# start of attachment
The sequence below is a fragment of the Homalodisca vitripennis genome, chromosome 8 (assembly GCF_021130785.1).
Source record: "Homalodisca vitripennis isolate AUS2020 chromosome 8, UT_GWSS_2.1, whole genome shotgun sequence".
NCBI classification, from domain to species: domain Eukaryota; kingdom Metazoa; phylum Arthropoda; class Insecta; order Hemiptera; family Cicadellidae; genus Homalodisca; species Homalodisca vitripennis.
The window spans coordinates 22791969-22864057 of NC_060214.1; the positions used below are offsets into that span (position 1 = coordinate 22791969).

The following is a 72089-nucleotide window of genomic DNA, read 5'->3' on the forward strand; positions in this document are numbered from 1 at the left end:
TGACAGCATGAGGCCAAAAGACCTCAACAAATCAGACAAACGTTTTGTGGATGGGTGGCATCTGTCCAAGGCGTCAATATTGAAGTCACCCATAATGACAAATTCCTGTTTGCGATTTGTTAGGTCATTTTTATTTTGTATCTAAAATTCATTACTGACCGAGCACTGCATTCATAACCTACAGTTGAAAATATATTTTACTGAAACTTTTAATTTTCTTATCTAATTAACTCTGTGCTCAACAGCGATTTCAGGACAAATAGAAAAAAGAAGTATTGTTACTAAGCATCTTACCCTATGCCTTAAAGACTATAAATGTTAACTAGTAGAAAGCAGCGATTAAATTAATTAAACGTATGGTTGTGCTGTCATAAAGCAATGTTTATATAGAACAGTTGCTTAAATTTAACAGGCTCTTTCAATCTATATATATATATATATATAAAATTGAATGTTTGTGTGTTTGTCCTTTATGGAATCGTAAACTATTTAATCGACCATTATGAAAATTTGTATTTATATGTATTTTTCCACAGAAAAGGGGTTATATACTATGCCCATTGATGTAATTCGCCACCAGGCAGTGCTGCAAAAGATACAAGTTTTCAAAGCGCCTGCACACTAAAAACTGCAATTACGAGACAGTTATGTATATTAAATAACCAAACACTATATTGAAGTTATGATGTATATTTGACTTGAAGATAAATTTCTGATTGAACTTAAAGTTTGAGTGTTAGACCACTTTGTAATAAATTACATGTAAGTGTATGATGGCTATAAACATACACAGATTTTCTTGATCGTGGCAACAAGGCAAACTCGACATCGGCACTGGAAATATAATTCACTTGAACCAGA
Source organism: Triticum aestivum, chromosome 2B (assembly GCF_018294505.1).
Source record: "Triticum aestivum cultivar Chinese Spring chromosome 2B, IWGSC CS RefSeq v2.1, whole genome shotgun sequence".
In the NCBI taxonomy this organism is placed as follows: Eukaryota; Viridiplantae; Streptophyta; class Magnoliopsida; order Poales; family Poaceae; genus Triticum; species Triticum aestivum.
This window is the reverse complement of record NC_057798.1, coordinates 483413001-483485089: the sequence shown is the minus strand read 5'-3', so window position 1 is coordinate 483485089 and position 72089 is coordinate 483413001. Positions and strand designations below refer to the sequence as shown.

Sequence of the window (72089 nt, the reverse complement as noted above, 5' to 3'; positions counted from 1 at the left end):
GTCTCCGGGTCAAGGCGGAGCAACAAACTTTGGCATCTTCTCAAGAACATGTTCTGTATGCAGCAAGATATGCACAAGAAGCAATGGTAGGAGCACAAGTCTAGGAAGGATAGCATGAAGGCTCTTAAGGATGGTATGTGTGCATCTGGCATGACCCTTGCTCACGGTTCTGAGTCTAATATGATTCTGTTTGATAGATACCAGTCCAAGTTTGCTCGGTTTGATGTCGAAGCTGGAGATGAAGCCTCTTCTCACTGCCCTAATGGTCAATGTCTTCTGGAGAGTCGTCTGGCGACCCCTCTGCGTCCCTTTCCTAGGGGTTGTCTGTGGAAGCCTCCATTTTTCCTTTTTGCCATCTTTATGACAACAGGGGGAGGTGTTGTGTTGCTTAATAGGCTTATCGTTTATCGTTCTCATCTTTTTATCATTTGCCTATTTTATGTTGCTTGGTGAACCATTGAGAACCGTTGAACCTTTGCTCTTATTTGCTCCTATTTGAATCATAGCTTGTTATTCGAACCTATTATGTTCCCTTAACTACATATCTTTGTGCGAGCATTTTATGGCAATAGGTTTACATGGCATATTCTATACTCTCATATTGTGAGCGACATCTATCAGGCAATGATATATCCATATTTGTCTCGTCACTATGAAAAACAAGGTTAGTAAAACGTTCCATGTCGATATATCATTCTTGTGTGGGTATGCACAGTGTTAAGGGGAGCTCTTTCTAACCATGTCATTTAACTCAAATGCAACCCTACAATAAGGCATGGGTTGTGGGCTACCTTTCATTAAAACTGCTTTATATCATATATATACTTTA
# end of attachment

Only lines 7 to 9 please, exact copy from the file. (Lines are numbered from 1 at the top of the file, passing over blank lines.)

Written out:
Source organism: Triticum aestivum, chromosome 2B (assembly GCF_018294505.1).
Source record: "Triticum aestivum cultivar Chinese Spring chromosome 2B, IWGSC CS RefSeq v2.1, whole genome shotgun sequence".
In the NCBI taxonomy this organism is placed as follows: Eukaryota; Viridiplantae; Streptophyta; class Magnoliopsida; order Poales; family Poaceae; genus Triticum; species Triticum aestivum.